Verdonk Zet Drie Imams Het Land Uit Van Onze Redactie Politiek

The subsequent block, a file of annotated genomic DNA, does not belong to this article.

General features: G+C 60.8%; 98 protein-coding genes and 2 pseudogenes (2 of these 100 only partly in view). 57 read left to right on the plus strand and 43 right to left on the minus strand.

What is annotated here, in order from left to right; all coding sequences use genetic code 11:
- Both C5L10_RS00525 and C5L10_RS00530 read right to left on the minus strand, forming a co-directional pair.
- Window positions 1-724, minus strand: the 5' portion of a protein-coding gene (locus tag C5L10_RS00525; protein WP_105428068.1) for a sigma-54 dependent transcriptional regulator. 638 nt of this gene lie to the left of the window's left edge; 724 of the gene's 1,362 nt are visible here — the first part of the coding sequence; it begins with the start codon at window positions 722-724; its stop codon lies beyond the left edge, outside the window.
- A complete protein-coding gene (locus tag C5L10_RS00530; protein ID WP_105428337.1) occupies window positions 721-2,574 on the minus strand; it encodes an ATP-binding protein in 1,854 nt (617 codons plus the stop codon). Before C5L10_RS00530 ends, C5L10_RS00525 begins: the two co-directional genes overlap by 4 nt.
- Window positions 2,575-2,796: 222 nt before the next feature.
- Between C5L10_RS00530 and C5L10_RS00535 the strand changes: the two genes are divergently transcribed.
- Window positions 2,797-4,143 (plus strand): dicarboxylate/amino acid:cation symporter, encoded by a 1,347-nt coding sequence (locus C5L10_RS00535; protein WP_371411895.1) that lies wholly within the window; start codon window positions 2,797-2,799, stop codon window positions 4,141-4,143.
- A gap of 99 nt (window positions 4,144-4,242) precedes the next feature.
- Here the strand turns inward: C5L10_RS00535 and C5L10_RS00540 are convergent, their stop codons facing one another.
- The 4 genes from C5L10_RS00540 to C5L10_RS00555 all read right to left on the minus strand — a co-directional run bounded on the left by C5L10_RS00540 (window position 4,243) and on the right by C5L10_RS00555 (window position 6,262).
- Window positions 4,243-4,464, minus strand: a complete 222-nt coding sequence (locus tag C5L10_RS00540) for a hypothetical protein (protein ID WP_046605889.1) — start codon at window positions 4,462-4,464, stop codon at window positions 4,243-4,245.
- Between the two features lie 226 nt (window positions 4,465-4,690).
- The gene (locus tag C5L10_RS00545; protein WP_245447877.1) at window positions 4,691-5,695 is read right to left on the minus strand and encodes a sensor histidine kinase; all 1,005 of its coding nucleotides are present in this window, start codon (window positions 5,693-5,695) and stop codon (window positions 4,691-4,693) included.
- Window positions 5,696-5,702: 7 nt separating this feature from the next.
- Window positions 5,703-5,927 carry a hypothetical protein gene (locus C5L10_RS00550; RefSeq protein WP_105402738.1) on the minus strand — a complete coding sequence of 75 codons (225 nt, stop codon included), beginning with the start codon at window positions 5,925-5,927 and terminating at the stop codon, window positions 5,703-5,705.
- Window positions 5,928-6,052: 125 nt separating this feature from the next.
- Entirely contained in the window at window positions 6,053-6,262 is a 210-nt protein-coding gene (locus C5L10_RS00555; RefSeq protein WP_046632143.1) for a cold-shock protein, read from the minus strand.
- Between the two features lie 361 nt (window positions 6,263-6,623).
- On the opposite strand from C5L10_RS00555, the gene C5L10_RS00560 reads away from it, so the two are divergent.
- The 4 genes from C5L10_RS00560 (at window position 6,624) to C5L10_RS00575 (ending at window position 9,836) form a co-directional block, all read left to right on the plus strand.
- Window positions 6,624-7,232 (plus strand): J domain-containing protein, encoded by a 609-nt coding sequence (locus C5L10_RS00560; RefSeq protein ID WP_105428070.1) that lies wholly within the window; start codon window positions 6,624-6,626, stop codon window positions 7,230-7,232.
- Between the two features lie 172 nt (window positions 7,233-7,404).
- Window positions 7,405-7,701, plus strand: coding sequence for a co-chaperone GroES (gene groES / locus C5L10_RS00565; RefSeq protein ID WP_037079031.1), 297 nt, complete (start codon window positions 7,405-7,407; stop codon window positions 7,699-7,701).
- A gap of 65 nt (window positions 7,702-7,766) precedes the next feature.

THE HAGUE – Three radical imams from Al-Fourkaan Mosque in Eindhoven have been declared undesirable aliens. Minister Verdonk van Vreemdelingenzaken wants them to leave the country because they incite hatred and permit jihadists to operate in their mosque. It has not been determined whether more imams will be declared undesirable. The General Intelligence and Security Service (AIVD) has been watching ten radical mosques. Just like in the Al-Fourkaan mosque the ideology of Salafism is promoted, a strict movement in Islam that fights against Western society. Verdonk decided yesterday after consultation with minister Remkes (home affairs) to withdraw the residence permits of the two imams. They have rejected the application for lengthening of the permit of a third imam. The imams will be declared undesirable aliens, because they pose a danger to public safety and/or national security. {(continued below in Dutch)} Volgens de Algemene Inlichtingen- en Veiligheidsdienst (AIVD) laten de imams duidelijk hun afkeuring blijken over de westerse samenleving en dragen ze bij aan de radicalisering van moslims in Nederland. Daarmee zetten ze moslims ertoe aan om zich van de Nederlandse samenleving te isoleren. Een van de imams is afkomstig uit Bosni_, een ander uit Kenia en de derde persoon zou uit Egypte komen. De Tweede-Kamerfracties van VVD, CDA, en LPF zijn opgetogen over het ongewenst verklaren van de imams. ,,Dit is goed nieuws, hier zaten we na 2 november (de moord op Theo van Gogh, red.), op te wachten”, aldus LPF-Kamerlid Joost Eerdmans. ,,Dit is uitstekend”, reageert CDA’er Van Fessem. ,,Eindelijk laat het kabinet zijn tanden zien”, stelt VVD-woordvoerster Griffith. Burgemeester A. Sakkers is ,,verrast” door het voornemen van Verdonk. Tot nu toe heeft hij geen enkel signaal van mogelijk gevaar ontvangen. ,,De uitzetting en afwijzing moeten op stevige feiten berusten, wil de minister voor deze maatregel kiezen”, aldus Sakkers. ,,Kloppen de feiten inderdaad, dan is het in het belang van de moskeegemeenschap in Eindhoven dat deze maatregel genomen wordt.’